Later, at the Hair of the Dog pub on Washington Avenue, a very tan man in his fifties strolls in and asks for his Bud Light in a red plastic cup. He says he's from Las Vegas, by way of New York, and gleefully declares, "In Vegas you can walk around [with a drink] on the strip, but if you go a couple blocks off it, they'll bust you. I've never seen a big city where you can just walk around with an open container. It's wild."

Sunday, July 12 — 12:03 a.m.
One of Unreal's favorite aspects of All-Star Week is seeing the people of St. Louis go gaga over the run-of-the-mill assortment of athletes and celebrities. Now, for instance, we're standing in the Buddha-bedecked bar of Mandarin, a nightclub in the Central West End. We just heard a gaggle of girls in skimpy dresses and uncomfortable-looking shoes all aflutter and squealing, "Oh my God, I just met Jacob Bell!"

Ever heard of Jacob Bell? He plays guard for the St. Louis Rams, and this is his official "All-Star Kickoff Party." And while we have to admit that the giant dreadlocked man does look dashing wearing his sunglasses at night, it's hard to imagine another scenario where a posse of twenty-something women would be fawning over an NFL offensive lineman.

On the other hand, nobody seems to notice that Rams linebacker David Vobora is drinking Hound Dog Sweet Tea vodka straight from the bottle. I guess that's why Vobora, the last overall pick in the 2008 NFL draft, holds the title of "Mr. Irrelevant."

Sunday, July 12 — 1:31 p.m.
Unreal barely escaped being washed away by a torrential downpour that briefly turned the streets of downtown St. Louis into the canals of Venice. Now, slightly damp, we're back at FanFest to see which, if any, St. Louis celebrities know their way around a Louisville Slugger. It's time for batting practice before Sunday's celebrity softball game.

During her concert under the Arch, Sheryl Crow wore enough green eye shadow to earn a role on The Drew Carey Show.
Stew Smith
During her concert under the Arch, Sheryl Crow wore enough green eye shadow to earn a role on The Drew Carey Show.
The Pope, a.k.a., the Cardinals Cardinal.
The Pope, a.k.a., the Cardinals Cardinal.

Elbowing our way through a cluster of kids wearing giant foam tacos on their heads (the event is sponsored by Taco Bell), Unreal claims a spot close to the batting cages.

Chingy is first up. He holds his hands low and finishes his awkward swing at waist-level. Apparently, in batting practice, just like in music, Nelly's hits are significantly better. (Nelly would go on to be named co-MVP after clubbing a home run and making a dazzling diving catch.)

Actor Billy Bob Thornton is really the man we came to see. Thornton, who once tried out for the Kansas City Royals, describes himself as a "lifelong Cardinals fan." (A native of Hot Springs, Arkansas, Thornton is surely not the only Cards fan from the Ozarks named Billy Bob.) Thornton, though, is nowhere in sight, apparently reprising his role as The Man Who Wasn't There.

Meanwhile, actress Jenna Fischer (Pam from The Office) takes a few solid swings. Unreal wants to recruit the Nerinx Hall High School alum for RFT's office softball team. We ask if she'd like a new job as our receptionist, but she pretends not to hear. We'll take that as a maybe.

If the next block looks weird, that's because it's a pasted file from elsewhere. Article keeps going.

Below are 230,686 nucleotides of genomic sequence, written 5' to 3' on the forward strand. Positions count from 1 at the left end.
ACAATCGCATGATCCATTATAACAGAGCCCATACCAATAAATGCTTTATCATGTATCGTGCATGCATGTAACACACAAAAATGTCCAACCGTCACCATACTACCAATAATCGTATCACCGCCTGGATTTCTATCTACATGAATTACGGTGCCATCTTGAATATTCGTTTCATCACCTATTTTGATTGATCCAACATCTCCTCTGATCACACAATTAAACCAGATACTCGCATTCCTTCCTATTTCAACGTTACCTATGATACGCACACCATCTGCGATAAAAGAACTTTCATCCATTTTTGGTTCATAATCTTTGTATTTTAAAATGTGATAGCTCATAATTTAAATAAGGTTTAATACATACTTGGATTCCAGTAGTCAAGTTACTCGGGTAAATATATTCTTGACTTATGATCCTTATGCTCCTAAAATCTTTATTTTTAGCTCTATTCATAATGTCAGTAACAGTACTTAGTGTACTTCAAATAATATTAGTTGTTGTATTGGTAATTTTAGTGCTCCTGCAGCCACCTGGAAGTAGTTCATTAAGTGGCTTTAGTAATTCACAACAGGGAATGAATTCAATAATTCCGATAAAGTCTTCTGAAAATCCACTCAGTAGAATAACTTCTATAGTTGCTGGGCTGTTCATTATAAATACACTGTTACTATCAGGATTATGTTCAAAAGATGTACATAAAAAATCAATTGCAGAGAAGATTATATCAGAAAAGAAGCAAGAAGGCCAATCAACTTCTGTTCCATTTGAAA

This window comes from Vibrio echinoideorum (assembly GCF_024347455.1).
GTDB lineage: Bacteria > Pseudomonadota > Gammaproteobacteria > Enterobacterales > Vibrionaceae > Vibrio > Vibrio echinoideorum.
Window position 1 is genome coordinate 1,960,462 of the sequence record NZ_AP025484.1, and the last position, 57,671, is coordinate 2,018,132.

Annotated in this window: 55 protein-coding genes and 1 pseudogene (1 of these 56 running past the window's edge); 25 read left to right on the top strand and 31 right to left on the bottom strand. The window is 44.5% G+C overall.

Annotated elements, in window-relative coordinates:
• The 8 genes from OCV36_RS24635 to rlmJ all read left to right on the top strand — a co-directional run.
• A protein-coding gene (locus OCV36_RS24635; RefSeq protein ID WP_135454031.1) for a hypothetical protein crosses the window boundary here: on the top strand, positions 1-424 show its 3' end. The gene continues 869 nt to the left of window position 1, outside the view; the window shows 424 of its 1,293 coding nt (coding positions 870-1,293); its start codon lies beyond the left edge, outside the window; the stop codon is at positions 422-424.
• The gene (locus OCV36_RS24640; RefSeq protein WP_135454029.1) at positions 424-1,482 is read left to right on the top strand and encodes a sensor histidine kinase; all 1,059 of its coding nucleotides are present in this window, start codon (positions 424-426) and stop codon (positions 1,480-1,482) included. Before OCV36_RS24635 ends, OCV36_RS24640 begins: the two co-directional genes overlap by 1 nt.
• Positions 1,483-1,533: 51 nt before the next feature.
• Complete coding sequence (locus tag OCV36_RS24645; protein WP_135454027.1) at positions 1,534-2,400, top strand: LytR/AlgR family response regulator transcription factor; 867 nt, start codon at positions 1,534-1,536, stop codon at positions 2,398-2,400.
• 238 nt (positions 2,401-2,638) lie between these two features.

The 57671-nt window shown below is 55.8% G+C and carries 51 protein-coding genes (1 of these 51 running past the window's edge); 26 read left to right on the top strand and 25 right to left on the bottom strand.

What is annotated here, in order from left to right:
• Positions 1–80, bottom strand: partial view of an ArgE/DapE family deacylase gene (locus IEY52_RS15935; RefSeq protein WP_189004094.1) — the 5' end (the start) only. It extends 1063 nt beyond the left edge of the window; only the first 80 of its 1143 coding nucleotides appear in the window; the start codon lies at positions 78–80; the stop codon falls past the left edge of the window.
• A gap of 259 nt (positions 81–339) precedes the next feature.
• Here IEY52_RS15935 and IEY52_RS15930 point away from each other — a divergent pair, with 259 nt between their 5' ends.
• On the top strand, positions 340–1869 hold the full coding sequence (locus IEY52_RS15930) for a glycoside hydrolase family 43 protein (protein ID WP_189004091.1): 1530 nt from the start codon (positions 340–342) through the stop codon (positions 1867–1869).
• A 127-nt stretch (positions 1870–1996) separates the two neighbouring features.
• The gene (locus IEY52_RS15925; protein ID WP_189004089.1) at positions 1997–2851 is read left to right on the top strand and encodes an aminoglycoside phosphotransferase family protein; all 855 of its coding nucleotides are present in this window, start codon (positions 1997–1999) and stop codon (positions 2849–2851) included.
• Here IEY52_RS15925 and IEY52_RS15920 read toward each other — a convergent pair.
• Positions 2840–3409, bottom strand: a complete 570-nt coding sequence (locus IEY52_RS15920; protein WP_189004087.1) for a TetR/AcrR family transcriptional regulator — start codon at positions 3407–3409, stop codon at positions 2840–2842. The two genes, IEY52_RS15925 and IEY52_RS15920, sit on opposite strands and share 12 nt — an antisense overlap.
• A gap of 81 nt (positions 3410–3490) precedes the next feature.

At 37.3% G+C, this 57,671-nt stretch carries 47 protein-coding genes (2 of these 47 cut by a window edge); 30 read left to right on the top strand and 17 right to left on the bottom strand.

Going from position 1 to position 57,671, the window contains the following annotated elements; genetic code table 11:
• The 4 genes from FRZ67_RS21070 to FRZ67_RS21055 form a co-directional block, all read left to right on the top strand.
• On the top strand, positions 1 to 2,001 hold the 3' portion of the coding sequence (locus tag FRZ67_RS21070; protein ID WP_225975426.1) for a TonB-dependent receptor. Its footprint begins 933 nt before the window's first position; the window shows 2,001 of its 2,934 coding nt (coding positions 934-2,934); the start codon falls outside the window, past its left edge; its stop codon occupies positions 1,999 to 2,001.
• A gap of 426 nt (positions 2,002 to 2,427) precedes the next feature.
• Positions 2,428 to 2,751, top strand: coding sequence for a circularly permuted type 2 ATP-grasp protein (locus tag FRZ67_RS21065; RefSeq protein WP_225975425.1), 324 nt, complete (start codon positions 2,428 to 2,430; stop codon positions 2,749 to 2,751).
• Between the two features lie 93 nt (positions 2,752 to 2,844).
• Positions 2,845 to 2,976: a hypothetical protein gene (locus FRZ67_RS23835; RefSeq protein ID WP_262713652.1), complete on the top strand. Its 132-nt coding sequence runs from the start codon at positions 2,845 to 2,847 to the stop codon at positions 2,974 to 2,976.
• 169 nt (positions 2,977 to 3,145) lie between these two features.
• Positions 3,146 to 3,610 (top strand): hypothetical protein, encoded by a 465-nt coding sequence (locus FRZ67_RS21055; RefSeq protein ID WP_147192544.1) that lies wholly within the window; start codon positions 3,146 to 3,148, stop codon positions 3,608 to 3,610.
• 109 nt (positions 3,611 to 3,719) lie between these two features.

Sunday, July 12 — 2:47 p.m.
It's still drizzling, and the festivities are in the midst of a long rain delay. At the typically raucous Paddy O's, the DJ tries in vain to revive the sparse, bored-looking crowd by spinning Sir Mix-a-Lot's "Baby Got Back." "C'mon, I need at least one person up here dancing," he implores. But no backs are shook, and a weary Unreal heads home to dry out.

Monday, July 13 — 3:35 p.m.
A beer is cheaper poolside on the roof of the Four Seasons Hotel ($6.50) than at the stands near the stadium ($8.75). And with a near panoramic view of downtown, the scenery is better, too. Wait, no, strike that. Unreal just spotted what looks like Boston Red Sox manager Terry Francona lounging by the pool. He's shirtless and slathering himself with suntan lotion. We'll gladly pay the extra $2.25 to avoid that sight.

Monday, July 13 — 7:25 p.m.
The scene is pure chaos on the streets outside the ballpark during the Home Run Derby. On Clark Street, hundreds of people are packed in between the fledgling Ballpark Village and the stadium, watching the action on the JumboTron. They roar every time they catch a glimpse of a long home-run ball soaring into the stands.

A few characters hold up a sign that reads: "Make steroids legal so we can catch one."

When Pujols steps up to bat at the end of the first round, the atmosphere is electric. There are chants of "Let's Go Albert" and "MVP." When he's down to his final two outs and looks like he won't advance, a collective sinking feeling ensues.

Meanwhile, a drunk with two gold front teeth is standing on a cooler taking $100 bets that Pujols won't make the cut. Everyone breathes a deep sigh of relief when El Hombre evens things up.

Behind us, a guy sipping a can of Stag says (and he's deadly serious), "This will be the greatest moment of our lives."

Monday, July 13 — 7:46 p.m.
The booze is really flowing now, and it almost feels like Mardi Gras. Virtually everyone has their own fully stocked coolers.

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